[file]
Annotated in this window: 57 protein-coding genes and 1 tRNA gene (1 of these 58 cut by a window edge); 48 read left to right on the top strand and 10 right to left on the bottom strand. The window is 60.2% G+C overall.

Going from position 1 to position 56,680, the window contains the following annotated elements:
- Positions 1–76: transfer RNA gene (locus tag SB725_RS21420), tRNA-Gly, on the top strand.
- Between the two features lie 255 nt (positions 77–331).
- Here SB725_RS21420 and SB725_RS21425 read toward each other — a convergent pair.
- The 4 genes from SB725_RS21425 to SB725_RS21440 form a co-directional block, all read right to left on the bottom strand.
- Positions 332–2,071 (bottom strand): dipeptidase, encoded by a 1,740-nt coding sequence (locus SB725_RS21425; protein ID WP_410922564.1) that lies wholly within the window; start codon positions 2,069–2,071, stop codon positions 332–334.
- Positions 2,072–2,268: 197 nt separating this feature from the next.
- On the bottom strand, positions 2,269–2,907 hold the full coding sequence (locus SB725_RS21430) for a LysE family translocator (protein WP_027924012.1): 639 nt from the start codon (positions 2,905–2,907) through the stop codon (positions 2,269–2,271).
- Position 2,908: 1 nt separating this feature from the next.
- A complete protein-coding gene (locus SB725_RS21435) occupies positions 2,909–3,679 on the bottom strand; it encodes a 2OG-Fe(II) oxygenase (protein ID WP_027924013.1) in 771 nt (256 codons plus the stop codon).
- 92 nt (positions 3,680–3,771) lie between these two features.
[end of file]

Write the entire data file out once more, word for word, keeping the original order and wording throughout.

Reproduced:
Annotated in this window: 57 protein-coding genes and 1 tRNA gene (1 of these 58 cut by a window edge); 48 read left to right on the top strand and 10 right to left on the bottom strand. The window is 60.2% G+C overall.

Going from position 1 to position 56,680, the window contains the following annotated elements:
- Positions 1–76: transfer RNA gene (locus tag SB725_RS21420), tRNA-Gly, on the top strand.
- Between the two features lie 255 nt (positions 77–331).
- Here SB725_RS21420 and SB725_RS21425 read toward each other — a convergent pair.
- The 4 genes from SB725_RS21425 to SB725_RS21440 form a co-directional block, all read right to left on the bottom strand.
- Positions 332–2,071 (bottom strand): dipeptidase, encoded by a 1,740-nt coding sequence (locus SB725_RS21425; protein ID WP_410922564.1) that lies wholly within the window; start codon positions 2,069–2,071, stop codon positions 332–334.
- Positions 2,072–2,268: 197 nt separating this feature from the next.
- On the bottom strand, positions 2,269–2,907 hold the full coding sequence (locus SB725_RS21430) for a LysE family translocator (protein WP_027924012.1): 639 nt from the start codon (positions 2,905–2,907) through the stop codon (positions 2,269–2,271).
- Position 2,908: 1 nt separating this feature from the next.
- A complete protein-coding gene (locus SB725_RS21435) occupies positions 2,909–3,679 on the bottom strand; it encodes a 2OG-Fe(II) oxygenase (protein ID WP_027924013.1) in 771 nt (256 codons plus the stop codon).
- 92 nt (positions 3,680–3,771) lie between these two features.